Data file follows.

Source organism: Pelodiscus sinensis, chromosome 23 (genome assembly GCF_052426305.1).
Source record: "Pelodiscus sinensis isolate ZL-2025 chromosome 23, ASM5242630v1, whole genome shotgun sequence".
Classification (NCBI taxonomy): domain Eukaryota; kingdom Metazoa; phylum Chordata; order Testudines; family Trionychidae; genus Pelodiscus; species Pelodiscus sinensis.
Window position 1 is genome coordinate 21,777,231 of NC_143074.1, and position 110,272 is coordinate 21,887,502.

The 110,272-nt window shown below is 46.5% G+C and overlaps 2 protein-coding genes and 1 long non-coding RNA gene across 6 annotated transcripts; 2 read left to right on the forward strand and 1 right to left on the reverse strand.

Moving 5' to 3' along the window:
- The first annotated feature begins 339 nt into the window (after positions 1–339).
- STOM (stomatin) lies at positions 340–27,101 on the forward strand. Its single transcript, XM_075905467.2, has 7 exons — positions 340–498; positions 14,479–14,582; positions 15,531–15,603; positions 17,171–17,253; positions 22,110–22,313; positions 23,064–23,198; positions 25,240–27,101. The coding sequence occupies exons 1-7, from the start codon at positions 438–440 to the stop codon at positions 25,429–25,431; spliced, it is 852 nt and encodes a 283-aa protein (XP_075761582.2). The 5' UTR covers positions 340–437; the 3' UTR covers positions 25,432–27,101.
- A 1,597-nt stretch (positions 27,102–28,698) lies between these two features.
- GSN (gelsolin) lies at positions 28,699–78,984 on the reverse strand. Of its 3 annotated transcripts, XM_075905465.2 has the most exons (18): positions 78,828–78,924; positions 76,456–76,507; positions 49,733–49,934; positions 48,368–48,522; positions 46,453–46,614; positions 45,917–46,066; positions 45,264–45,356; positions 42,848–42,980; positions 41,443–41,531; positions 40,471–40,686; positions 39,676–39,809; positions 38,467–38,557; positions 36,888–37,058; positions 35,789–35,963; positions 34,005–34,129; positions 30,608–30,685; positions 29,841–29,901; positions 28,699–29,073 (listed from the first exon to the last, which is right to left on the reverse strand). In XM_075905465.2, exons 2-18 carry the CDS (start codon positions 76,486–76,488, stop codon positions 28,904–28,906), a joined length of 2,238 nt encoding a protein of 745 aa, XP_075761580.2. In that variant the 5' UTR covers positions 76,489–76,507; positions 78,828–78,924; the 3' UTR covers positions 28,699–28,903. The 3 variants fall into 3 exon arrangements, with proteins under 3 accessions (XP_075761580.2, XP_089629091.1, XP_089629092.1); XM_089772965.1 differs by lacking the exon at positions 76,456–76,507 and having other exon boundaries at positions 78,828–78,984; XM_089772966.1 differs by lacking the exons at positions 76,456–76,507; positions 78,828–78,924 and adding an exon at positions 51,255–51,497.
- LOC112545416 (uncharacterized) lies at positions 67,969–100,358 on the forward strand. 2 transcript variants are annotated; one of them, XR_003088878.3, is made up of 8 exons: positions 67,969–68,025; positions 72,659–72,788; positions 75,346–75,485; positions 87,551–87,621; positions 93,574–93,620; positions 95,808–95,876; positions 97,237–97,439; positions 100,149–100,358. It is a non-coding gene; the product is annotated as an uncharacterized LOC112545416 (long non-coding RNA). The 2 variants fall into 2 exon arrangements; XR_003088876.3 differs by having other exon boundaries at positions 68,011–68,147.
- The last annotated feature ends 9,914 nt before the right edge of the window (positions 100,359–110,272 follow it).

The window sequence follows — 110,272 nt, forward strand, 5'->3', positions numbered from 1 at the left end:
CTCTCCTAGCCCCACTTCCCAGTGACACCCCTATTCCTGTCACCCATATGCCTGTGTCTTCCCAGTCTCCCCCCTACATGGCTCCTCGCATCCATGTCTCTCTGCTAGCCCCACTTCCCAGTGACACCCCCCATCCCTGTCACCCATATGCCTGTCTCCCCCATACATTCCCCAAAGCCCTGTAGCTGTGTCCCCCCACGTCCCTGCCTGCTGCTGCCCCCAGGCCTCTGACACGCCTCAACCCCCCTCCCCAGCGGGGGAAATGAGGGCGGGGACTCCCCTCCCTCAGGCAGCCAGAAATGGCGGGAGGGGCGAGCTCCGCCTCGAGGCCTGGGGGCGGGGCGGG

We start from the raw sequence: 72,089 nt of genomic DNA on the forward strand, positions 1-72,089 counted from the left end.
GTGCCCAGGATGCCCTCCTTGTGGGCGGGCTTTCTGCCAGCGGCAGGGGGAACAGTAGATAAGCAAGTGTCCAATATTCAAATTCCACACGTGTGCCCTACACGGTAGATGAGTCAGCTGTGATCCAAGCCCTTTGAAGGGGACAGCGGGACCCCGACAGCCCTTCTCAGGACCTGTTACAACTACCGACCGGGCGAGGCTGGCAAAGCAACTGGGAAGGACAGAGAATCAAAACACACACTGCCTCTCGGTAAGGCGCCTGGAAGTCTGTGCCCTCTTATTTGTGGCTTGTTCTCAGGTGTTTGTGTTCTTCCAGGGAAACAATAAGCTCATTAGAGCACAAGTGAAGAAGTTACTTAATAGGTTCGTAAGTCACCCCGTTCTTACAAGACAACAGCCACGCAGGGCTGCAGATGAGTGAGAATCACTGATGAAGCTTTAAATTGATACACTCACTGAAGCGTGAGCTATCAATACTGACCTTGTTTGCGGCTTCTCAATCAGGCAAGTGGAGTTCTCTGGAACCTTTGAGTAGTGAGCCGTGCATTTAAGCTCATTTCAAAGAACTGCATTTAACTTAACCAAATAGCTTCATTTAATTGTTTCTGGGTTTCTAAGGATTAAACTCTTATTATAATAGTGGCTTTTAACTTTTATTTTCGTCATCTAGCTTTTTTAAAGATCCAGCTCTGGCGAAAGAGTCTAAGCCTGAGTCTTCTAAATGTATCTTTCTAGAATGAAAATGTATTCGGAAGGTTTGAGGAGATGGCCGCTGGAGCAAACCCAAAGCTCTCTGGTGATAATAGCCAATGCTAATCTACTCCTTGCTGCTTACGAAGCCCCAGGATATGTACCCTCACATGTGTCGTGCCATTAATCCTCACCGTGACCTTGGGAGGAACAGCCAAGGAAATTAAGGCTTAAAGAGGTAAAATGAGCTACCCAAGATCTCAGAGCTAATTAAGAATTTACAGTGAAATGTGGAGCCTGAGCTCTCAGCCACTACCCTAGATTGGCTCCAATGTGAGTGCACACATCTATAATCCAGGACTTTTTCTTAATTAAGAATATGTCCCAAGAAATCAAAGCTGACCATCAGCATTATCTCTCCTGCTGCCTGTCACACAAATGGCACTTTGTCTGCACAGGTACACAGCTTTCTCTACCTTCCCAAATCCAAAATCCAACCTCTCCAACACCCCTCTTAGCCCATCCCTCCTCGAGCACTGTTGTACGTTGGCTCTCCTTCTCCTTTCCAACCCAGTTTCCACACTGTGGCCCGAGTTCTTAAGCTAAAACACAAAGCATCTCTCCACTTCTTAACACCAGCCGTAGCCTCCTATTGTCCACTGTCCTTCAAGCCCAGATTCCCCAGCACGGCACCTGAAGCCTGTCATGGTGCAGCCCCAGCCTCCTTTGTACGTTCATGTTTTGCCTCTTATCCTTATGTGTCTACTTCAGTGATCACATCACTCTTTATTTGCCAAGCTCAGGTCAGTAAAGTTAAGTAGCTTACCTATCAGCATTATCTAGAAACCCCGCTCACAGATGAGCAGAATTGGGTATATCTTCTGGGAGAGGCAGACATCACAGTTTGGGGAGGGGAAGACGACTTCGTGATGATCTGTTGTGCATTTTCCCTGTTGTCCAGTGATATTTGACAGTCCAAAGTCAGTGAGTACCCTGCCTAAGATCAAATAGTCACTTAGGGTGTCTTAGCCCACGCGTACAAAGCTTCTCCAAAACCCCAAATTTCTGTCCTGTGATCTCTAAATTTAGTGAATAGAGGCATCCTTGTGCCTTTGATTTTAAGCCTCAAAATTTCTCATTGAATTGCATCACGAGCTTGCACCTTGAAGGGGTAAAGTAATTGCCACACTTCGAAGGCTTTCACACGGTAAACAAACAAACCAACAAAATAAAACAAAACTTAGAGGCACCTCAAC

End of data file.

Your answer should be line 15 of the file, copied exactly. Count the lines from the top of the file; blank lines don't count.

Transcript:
We start from the raw sequence: 72,089 nt of genomic DNA on the forward strand, positions 1-72,089 counted from the left end.